- The Washington Times - Tuesday, September 7, 2004

Who controls the past, George Orwell wrote in “1984,” controls the future, and who controls the present controls the past.

He was talking about thought control in a totalitarian state. A superstate with the power to rewrite history, or at least official history, in order to justify whatever it did in the past, does in the present or will do in the future.

That’s why the job of poor Winston Smith, Orwell’s pseudo-historian in “1984,” was to constantly update the past, so all good party members would know what, as orators at any party convention like to say, “History will show. … ”

History, of course, will show pretty much what the historian writing it wants it to. That is why politics is at least one part historiography: a fight for man’s memory between competing versions of past events.

Shaping that historical memory is a lot messier in free societies. For that matter, it isn’t a snap in totalitarian states, either. Because their control of information isn’t as total as the term totalitarian would lead you to believe. See what happened in and to the happily late Soviet Union.

There is a factual core, an element of objective truth about the past that, no matter what deconstructionists say, will out. Which is what poor Winston Smith believed, at least at the start of his interrogation. Before he was carted off to Room 101 to have his mind rearranged so he could love Big Brother.

But a 72-year-old great-grandfather like Zell Miller, whose Georgia vowels have the savor of good slow barbecue, has a memory of his own, turned and tempered over the years through many a fire. Else this old Democrat could not have delivered that rip-roarer of a keynote at the other party’s convention this week. Because his memory and his party’s no longer jibed. Not at all. And he was not happy about it. Which is why he was speaking at the other party’s convention.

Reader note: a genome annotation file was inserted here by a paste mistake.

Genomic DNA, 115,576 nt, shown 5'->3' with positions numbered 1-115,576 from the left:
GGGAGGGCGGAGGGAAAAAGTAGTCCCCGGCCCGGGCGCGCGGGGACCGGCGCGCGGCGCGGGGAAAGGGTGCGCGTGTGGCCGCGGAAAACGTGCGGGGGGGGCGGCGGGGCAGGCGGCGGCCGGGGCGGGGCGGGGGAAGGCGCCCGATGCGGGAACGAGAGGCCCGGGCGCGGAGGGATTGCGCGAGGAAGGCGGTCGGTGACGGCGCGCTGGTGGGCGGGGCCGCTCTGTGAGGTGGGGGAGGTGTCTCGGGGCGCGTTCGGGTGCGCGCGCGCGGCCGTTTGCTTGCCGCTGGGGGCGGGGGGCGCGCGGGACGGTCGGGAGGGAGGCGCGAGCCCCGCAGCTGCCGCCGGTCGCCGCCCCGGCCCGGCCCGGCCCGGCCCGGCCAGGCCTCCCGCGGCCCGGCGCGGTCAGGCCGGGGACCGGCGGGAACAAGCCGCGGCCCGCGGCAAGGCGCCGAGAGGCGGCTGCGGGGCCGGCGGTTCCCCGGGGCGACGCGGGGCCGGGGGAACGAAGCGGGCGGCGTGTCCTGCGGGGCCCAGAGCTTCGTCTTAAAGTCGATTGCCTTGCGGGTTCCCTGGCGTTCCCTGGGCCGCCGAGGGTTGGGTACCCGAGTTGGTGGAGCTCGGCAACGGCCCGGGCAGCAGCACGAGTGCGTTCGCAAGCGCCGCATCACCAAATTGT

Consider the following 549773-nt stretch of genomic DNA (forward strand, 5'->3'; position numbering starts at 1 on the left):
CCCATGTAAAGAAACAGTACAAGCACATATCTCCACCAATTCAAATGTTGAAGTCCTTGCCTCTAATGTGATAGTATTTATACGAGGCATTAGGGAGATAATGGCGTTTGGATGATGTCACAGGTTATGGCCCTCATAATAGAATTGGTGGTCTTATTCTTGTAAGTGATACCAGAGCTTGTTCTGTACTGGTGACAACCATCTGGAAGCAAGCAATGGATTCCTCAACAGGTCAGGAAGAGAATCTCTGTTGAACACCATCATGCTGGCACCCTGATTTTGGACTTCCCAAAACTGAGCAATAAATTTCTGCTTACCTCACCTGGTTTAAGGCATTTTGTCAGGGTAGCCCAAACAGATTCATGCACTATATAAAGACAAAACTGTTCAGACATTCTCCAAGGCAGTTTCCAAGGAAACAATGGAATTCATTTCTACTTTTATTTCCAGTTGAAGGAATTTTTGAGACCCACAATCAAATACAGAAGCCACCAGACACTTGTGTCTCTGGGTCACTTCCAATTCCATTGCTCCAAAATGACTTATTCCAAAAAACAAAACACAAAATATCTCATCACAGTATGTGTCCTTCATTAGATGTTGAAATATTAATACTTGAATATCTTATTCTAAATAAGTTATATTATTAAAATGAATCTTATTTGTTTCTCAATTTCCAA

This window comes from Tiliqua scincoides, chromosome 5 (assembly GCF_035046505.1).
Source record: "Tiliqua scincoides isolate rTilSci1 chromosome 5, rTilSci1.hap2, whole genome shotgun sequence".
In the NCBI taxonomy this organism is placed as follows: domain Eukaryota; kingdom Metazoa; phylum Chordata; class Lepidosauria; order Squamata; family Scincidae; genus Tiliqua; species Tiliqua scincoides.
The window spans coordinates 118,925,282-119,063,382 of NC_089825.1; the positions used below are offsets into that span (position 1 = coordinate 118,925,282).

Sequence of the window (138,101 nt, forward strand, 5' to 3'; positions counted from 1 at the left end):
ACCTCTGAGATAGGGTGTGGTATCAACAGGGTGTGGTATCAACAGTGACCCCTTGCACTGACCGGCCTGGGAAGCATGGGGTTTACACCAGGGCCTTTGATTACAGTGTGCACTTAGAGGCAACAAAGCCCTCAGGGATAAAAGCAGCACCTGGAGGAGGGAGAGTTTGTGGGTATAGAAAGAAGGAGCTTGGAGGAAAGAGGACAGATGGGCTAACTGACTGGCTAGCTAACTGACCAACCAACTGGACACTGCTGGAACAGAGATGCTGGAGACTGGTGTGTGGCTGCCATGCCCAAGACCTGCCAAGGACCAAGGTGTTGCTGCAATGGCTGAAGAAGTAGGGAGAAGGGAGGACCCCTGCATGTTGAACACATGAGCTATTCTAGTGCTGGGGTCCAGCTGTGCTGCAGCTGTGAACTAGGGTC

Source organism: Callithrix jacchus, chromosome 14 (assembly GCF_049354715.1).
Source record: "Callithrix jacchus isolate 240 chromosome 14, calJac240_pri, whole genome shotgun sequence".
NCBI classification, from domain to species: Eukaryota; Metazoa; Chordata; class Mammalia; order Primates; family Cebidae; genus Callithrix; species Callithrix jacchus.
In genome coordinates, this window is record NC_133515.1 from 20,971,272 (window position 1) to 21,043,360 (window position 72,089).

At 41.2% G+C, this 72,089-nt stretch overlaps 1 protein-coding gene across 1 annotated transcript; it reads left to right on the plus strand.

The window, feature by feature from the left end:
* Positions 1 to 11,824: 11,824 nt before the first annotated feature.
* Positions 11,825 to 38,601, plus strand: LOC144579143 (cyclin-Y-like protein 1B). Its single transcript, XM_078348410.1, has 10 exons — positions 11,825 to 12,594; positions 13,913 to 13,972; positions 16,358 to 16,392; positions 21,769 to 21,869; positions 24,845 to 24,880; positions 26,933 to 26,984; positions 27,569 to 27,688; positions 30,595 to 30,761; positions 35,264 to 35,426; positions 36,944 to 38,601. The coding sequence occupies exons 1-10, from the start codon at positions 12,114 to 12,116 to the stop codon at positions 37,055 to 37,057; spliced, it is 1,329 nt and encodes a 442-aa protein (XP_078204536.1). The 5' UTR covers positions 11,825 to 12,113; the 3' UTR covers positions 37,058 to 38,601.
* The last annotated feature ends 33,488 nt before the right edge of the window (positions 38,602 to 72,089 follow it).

There was a slow-burning, visceral anger in his voice. It was the anger of someone who felt betrayed — not so much by his old party’s beliefs but its version of reality.

Zell Miller wasn’t just angry, he was mystified. He might have been a superannuated Winston Smith transported to a whole different era, country, society, and sent to the U.S. Senate from Georgia. But this Winston Smith was allowed to be mad as hell. Like a free man with a mind — and memory — of his own.

No wonder Zell Miller’s words resonate with those of a certain generation — the one that can still recall among its early memories war bonds, Victory gardens, ration stamps, and various other historical artifacts, including a bipartisan foreign policy. Ol’ Zell even mentioned Wendell Willkie’s support of Franklin Roosevelt, another president accused of leading the nation into an unnecessary war. But the country came together after December 7, 1941, and any doubts about that war would be expressed only warily from then on.

The question that baffles Zell Miller, and those of us who could feel and even share his fury, is why couldn’t the country remain united after September 11, 2001? What happened to politics stopping at the water’s edge? To a bipartisan foreign policy?

How can his party not see — and, more to the point, not feel — what Zell Miller does? Because there is another version of the past out there that shapes the present debate, and could determine the future. It is a past that emphasizes the defeat in Vietnam, and the arrogance and blindness of the Best and Brightest. It is a past in which evil could have been safely kept in its box, contained or just ignored. It is a past that leads to a present in which September 11 didn’t change everything. Or much at all.

With only the occasional attack on our embassies, ships and skyscrapers, we managed to enjoy an economic boom for most of the Clinton years. At least till the dot-com bubble burst. Why can’t happy days be here again?

Remembering a different past, Zell Miller can’t understand how someone who aspires to be commander in chief can vote for a war and then oppose the appropriations to fund it at the moment of truth — no matter how John Kerry tries to explain away that vote as just a matter of parliamentary procedure, a misunderstanding because, after all, he voted for the appropriations before he voted against them.

Ol’ Zell can’t see how a responsible wartime leader could think, and vote, like that. Not when American troops are committed and in the field. Neither can I.

Paul Greenberg is a nationally syndicated columnist.

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